Phishing Attack Prevention: Best 10 Ways To Prevent Email Phishing Attacks
September 10, 2019 Share

Phishing Attack Prevention: Best 10 Ways To Prevent Email Phishing Attacks

Phishing Attack Prevention: Best 10 Ways To Prevent Email Phishing Attacks

No one wants to believe they’d fall victim to phishing attacks. However, phishing attacks are on the rise and are more sophisticated than ever.

There’s a good reason phishing attacks are touted as one of the most common security challenges companies and individuals face – there are ample opportunities for cybercriminals to maximize profits. Companies lose billions every year from email scams, with losses climbing to $2.7 billion last year.

For organizations, it’s vital that they leverage advanced security technology such as user authentication, secure email gateway and email authentication defences. Unfortunately, phishing scams continue to make their way into email inboxes – with Verizon revealing that nearly 30% of the targeted recipients open phishing emails.

The incredible click-through rate shows why the scams are still popular – it works, and oftentimes, strikes gold. Despite hackers camouflaging their bait, there are ways to identify phishing emails. Here are 10 guidelines to keep yourself safe.

1. Think before you click

Gone are the days when phishing emails began with “Greetings from the son of the deposed prince of Zambia.” In an attempt to look legitimate, phishing emails are a lot more sophisticated today and may even contain links that may direct you to a website that looks exactly like the original one. Clicking on random links isn’t a smart move. Hover over it to see if they lead you to the right website. A better option would be to avoid the link altogether and directly access the website from a secure browser.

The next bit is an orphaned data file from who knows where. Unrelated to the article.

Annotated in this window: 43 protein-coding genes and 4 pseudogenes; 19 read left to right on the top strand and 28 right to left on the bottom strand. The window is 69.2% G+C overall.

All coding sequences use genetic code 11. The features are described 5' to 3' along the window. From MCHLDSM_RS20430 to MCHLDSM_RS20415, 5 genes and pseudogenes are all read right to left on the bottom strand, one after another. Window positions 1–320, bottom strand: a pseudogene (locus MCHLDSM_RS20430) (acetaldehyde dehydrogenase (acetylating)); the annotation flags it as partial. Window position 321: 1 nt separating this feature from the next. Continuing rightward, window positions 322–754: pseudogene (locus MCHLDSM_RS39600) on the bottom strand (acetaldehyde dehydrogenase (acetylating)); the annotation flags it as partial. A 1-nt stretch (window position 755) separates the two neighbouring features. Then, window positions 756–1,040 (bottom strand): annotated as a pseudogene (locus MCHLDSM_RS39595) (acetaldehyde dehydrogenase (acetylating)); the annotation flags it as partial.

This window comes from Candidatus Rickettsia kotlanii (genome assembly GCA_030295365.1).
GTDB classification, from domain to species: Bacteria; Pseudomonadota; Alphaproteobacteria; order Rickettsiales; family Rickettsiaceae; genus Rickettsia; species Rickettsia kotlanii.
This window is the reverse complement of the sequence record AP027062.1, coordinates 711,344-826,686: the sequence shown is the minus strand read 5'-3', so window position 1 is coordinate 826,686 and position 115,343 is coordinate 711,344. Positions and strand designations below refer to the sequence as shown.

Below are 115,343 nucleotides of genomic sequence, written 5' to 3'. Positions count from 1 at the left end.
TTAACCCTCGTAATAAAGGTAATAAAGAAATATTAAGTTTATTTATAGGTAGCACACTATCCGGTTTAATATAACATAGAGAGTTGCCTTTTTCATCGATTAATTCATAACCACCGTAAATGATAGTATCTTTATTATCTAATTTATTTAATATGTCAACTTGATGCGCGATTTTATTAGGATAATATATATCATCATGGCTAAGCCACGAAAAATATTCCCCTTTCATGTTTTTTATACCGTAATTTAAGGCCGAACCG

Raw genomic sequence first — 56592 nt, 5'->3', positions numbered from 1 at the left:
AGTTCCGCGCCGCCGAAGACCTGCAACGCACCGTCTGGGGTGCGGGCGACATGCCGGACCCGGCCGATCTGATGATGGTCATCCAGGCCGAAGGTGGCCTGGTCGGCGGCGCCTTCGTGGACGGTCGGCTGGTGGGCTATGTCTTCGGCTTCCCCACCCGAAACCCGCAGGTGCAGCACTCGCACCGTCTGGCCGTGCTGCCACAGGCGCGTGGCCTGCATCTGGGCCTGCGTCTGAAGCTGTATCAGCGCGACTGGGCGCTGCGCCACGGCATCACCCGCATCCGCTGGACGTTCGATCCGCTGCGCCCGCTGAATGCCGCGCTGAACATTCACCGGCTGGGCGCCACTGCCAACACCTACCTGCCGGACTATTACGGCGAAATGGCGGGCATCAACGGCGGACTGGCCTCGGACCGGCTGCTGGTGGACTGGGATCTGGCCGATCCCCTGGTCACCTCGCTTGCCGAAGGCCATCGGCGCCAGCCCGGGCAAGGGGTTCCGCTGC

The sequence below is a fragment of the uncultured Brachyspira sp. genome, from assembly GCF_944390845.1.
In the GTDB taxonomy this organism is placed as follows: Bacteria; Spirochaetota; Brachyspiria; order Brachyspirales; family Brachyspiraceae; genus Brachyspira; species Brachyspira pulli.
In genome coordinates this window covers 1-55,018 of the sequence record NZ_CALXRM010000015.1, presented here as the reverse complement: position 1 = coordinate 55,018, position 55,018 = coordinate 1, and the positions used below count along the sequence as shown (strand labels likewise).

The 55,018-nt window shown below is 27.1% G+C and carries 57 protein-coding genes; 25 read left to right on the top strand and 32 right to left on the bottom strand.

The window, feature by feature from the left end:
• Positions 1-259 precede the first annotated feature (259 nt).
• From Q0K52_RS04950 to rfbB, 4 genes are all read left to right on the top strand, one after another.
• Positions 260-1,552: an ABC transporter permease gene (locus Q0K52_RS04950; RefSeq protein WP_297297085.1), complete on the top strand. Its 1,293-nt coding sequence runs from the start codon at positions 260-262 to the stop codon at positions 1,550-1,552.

There have been instances where cybercriminals may pose as an employee requesting you to change or confirm your details by clicking on a link. Here’s an example of an email scam that hit RBC.

phishing attacks

2. Expect the unexpected

More often than not, phishing attacks are disguised as a document or an email someone was expecting – be it bank records, password change requests, emails that a user has subscribed to, or even ones that come from your company’s IT department.

Make sure you run a check before downloading any attachments, especially unsolicited emails – better yet, double-check the sender’s email address and keep an eye out for high-risk attachment files. VirusTotal is a free, handy tool that you use to scan for viruses in attachments. Sometimes, the sender’s email address may look similar to the company’s official email address and users may fail to catch this.

3. Stay on top of phishing techniques

Cybercriminals are always looking to tailor the next scam as authentic and legitimate as possible. Without staying abreast on the latest techniques, you might fall prey to one. By keeping yourself informed, chances are you’ll find out about the scams as early as possible.

Cyber experts highlighted that spear phishing attacks are on the rise. While phishing scams often target a large audience, hoping one of them falls victim, spear phishing targets specific individuals or a small group. They are far more sophisticated than others and oftentimes, carry impersonation attacks.

The emails might look like they’re coming from a trusted company platform and also include highly-personalized context to trick the receiver.

How is this done? Spear phishing usually targets someone with access privileges to valuable data. Most often, companies that do not have a sender policy framework (SPF) – an email authentication system which detects and prevents spammers from sending emails from forged email addresses – fall victim to this attack.

By leveraging this blind spot, hackers craft context-driven emails – data that’s picked up from documents available online that traces the receiver’s details. This could include anything from the latest project that the person worked on, the team members that worked on this project and the software version that’s used to create the document.